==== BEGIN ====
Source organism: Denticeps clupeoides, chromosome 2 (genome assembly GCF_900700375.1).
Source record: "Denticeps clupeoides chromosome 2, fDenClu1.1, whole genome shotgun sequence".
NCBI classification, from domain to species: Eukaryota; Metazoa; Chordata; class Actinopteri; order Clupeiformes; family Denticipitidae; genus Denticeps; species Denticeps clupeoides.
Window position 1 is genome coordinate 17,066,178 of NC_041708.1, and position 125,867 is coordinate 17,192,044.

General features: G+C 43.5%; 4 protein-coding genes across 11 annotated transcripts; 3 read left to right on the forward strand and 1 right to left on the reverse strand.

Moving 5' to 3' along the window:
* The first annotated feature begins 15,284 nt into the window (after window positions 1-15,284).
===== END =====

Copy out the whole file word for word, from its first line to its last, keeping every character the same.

Source organism: Denticeps clupeoides, chromosome 2 (genome assembly GCF_900700375.1).
Source record: "Denticeps clupeoides chromosome 2, fDenClu1.1, whole genome shotgun sequence".
NCBI classification, from domain to species: Eukaryota; Metazoa; Chordata; class Actinopteri; order Clupeiformes; family Denticipitidae; genus Denticeps; species Denticeps clupeoides.
Window position 1 is genome coordinate 17,066,178 of NC_041708.1, and position 125,867 is coordinate 17,192,044.

General features: G+C 43.5%; 4 protein-coding genes across 11 annotated transcripts; 3 read left to right on the forward strand and 1 right to left on the reverse strand.

Moving 5' to 3' along the window:
* The first annotated feature begins 15,284 nt into the window (after window positions 1-15,284).